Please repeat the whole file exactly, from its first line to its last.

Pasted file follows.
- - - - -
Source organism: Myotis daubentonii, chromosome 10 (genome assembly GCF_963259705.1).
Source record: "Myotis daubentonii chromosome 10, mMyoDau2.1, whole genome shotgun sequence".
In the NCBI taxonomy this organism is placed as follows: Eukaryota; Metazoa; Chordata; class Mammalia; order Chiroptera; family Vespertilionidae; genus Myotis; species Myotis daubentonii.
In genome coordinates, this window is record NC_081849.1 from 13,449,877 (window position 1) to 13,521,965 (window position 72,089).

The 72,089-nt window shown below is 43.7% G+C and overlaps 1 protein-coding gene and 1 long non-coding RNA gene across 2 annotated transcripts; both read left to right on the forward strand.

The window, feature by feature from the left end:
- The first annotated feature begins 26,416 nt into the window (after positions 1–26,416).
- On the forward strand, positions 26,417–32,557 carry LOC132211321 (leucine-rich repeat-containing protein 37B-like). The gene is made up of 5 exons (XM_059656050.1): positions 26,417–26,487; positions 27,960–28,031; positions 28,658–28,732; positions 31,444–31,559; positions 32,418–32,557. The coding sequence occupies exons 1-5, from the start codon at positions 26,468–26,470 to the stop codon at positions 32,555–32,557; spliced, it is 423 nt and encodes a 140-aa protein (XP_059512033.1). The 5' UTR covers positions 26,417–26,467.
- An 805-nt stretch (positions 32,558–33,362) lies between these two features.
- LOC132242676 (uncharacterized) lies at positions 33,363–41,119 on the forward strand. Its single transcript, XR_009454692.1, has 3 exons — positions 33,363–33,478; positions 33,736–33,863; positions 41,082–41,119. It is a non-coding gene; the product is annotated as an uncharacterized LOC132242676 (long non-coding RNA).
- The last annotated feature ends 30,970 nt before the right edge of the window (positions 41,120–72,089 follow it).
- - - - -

Source organism: Myotis daubentonii, chromosome 10 (genome assembly GCF_963259705.1).
Source record: "Myotis daubentonii chromosome 10, mMyoDau2.1, whole genome shotgun sequence".
In the NCBI taxonomy this organism is placed as follows: Eukaryota; Metazoa; Chordata; class Mammalia; order Chiroptera; family Vespertilionidae; genus Myotis; species Myotis daubentonii.
In genome coordinates, this window is record NC_081849.1 from 13,449,877 (window position 1) to 13,521,965 (window position 72,089).

The 72,089-nt window shown below is 43.7% G+C and overlaps 1 protein-coding gene and 1 long non-coding RNA gene across 2 annotated transcripts; both read left to right on the forward strand.

The window, feature by feature from the left end:
- The first annotated feature begins 26,416 nt into the window (after positions 1–26,416).
- On the forward strand, positions 26,417–32,557 carry LOC132211321 (leucine-rich repeat-containing protein 37B-like). The gene is made up of 5 exons (XM_059656050.1): positions 26,417–26,487; positions 27,960–28,031; positions 28,658–28,732; positions 31,444–31,559; positions 32,418–32,557. The coding sequence occupies exons 1-5, from the start codon at positions 26,468–26,470 to the stop codon at positions 32,555–32,557; spliced, it is 423 nt and encodes a 140-aa protein (XP_059512033.1). The 5' UTR covers positions 26,417–26,467.
- An 805-nt stretch (positions 32,558–33,362) lies between these two features.
- LOC132242676 (uncharacterized) lies at positions 33,363–41,119 on the forward strand. Its single transcript, XR_009454692.1, has 3 exons — positions 33,363–33,478; positions 33,736–33,863; positions 41,082–41,119. It is a non-coding gene; the product is annotated as an uncharacterized LOC132242676 (long non-coding RNA).
- The last annotated feature ends 30,970 nt before the right edge of the window (positions 41,120–72,089 follow it).